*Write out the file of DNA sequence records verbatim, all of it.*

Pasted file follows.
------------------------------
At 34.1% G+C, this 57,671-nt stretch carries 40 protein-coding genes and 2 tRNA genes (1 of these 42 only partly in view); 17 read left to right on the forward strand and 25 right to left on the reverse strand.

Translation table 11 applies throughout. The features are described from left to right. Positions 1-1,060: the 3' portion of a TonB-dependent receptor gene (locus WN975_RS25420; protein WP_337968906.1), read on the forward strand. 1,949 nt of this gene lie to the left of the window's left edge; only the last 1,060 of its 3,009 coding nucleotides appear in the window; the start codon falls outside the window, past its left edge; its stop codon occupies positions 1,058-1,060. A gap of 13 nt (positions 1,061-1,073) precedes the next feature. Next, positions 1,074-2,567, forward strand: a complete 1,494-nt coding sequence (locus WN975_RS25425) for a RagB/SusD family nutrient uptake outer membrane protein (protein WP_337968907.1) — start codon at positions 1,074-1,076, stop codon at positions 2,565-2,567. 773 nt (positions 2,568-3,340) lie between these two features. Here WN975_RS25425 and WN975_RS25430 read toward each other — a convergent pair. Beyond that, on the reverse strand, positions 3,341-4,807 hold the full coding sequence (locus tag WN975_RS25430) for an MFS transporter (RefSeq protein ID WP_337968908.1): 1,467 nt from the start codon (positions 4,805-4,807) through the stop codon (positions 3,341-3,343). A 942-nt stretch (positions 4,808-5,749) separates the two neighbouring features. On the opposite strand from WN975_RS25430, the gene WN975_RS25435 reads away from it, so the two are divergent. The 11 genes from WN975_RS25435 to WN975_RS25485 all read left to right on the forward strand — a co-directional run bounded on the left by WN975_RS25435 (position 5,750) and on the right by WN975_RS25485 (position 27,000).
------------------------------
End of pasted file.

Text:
At 34.1% G+C, this 57,671-nt stretch carries 40 protein-coding genes and 2 tRNA genes (1 of these 42 only partly in view); 17 read left to right on the forward strand and 25 right to left on the reverse strand.

Translation table 11 applies throughout. The features are described from left to right. Positions 1-1,060: the 3' portion of a TonB-dependent receptor gene (locus WN975_RS25420; protein WP_337968906.1), read on the forward strand. 1,949 nt of this gene lie to the left of the window's left edge; only the last 1,060 of its 3,009 coding nucleotides appear in the window; the start codon falls outside the window, past its left edge; its stop codon occupies positions 1,058-1,060. A gap of 13 nt (positions 1,061-1,073) precedes the next feature. Next, positions 1,074-2,567, forward strand: a complete 1,494-nt coding sequence (locus WN975_RS25425) for a RagB/SusD family nutrient uptake outer membrane protein (protein WP_337968907.1) — start codon at positions 1,074-1,076, stop codon at positions 2,565-2,567. 773 nt (positions 2,568-3,340) lie between these two features. Here WN975_RS25425 and WN975_RS25430 read toward each other — a convergent pair. Beyond that, on the reverse strand, positions 3,341-4,807 hold the full coding sequence (locus tag WN975_RS25430) for an MFS transporter (RefSeq protein ID WP_337968908.1): 1,467 nt from the start codon (positions 4,805-4,807) through the stop codon (positions 3,341-3,343). A 942-nt stretch (positions 4,808-5,749) separates the two neighbouring features. On the opposite strand from WN975_RS25430, the gene WN975_RS25435 reads away from it, so the two are divergent. The 11 genes from WN975_RS25435 to WN975_RS25485 all read left to right on the forward strand — a co-directional run bounded on the left by WN975_RS25435 (position 5,750) and on the right by WN975_RS25485 (position 27,000).